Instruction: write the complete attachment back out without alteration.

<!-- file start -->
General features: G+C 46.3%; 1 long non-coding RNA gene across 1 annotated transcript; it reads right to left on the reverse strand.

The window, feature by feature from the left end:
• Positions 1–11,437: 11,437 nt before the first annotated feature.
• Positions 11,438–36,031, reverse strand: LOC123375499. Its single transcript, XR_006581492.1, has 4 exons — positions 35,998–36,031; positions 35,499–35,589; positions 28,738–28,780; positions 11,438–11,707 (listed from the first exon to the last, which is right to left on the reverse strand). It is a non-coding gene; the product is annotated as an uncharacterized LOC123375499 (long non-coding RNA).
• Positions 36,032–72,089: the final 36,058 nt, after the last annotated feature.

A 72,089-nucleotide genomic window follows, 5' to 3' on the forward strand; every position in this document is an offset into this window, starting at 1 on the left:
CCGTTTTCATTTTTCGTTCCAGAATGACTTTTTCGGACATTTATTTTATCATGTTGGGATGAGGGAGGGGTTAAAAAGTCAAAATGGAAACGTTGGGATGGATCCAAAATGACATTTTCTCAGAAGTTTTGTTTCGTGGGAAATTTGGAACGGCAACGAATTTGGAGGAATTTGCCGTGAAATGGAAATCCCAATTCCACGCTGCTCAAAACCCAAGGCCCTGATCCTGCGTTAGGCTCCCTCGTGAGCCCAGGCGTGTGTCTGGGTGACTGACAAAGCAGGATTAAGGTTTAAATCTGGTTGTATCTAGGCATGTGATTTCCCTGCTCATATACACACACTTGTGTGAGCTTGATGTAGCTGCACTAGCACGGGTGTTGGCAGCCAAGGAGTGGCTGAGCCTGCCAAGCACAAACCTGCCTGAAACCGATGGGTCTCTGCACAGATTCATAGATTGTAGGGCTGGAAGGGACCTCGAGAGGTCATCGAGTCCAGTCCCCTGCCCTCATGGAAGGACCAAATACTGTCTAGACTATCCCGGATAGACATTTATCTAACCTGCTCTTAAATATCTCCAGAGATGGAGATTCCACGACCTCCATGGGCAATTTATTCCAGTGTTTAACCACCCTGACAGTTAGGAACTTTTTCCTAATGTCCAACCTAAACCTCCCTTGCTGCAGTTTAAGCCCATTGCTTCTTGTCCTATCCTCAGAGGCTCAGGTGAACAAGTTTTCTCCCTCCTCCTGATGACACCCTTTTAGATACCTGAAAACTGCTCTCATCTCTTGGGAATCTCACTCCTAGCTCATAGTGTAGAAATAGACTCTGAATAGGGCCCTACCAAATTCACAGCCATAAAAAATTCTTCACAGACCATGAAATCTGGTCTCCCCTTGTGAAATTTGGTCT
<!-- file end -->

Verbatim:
General features: G+C 46.3%; 1 long non-coding RNA gene across 1 annotated transcript; it reads right to left on the reverse strand.

The window, feature by feature from the left end:
• Positions 1–11,437: 11,437 nt before the first annotated feature.
• Positions 11,438–36,031, reverse strand: LOC123375499. Its single transcript, XR_006581492.1, has 4 exons — positions 35,998–36,031; positions 35,499–35,589; positions 28,738–28,780; positions 11,438–11,707 (listed from the first exon to the last, which is right to left on the reverse strand). It is a non-coding gene; the product is annotated as an uncharacterized LOC123375499 (long non-coding RNA).
• Positions 36,032–72,089: the final 36,058 nt, after the last annotated feature.

A 72,089-nucleotide genomic window follows, 5' to 3' on the forward strand; every position in this document is an offset into this window, starting at 1 on the left:
CCGTTTTCATTTTTCGTTCCAGAATGACTTTTTCGGACATTTATTTTATCATGTTGGGATGAGGGAGGGGTTAAAAAGTCAAAATGGAAACGTTGGGATGGATCCAAAATGACATTTTCTCAGAAGTTTTGTTTCGTGGGAAATTTGGAACGGCAACGAATTTGGAGGAATTTGCCGTGAAATGGAAATCCCAATTCCACGCTGCTCAAAACCCAAGGCCCTGATCCTGCGTTAGGCTCCCTCGTGAGCCCAGGCGTGTGTCTGGGTGACTGACAAAGCAGGATTAAGGTTTAAATCTGGTTGTATCTAGGCATGTGATTTCCCTGCTCATATACACACACTTGTGTGAGCTTGATGTAGCTGCACTAGCACGGGTGTTGGCAGCCAAGGAGTGGCTGAGCCTGCCAAGCACAAACCTGCCTGAAACCGATGGGTCTCTGCACAGATTCATAGATTGTAGGGCTGGAAGGGACCTCGAGAGGTCATCGAGTCCAGTCCCCTGCCCTCATGGAAGGACCAAATACTGTCTAGACTATCCCGGATAGACATTTATCTAACCTGCTCTTAAATATCTCCAGAGATGGAGATTCCACGACCTCCATGGGCAATTTATTCCAGTGTTTAACCACCCTGACAGTTAGGAACTTTTTCCTAATGTCCAACCTAAACCTCCCTTGCTGCAGTTTAAGCCCATTGCTTCTTGTCCTATCCTCAGAGGCTCAGGTGAACAAGTTTTCTCCCTCCTCCTGATGACACCCTTTTAGATACCTGAAAACTGCTCTCATCTCTTGGGAATCTCACTCCTAGCTCATAGTGTAGAAATAGACTCTGAATAGGGCCCTACCAAATTCACAGCCATAAAAAATTCTTCACAGACCATGAAATCTGGTCTCCCCTTGTGAAATTTGGTCT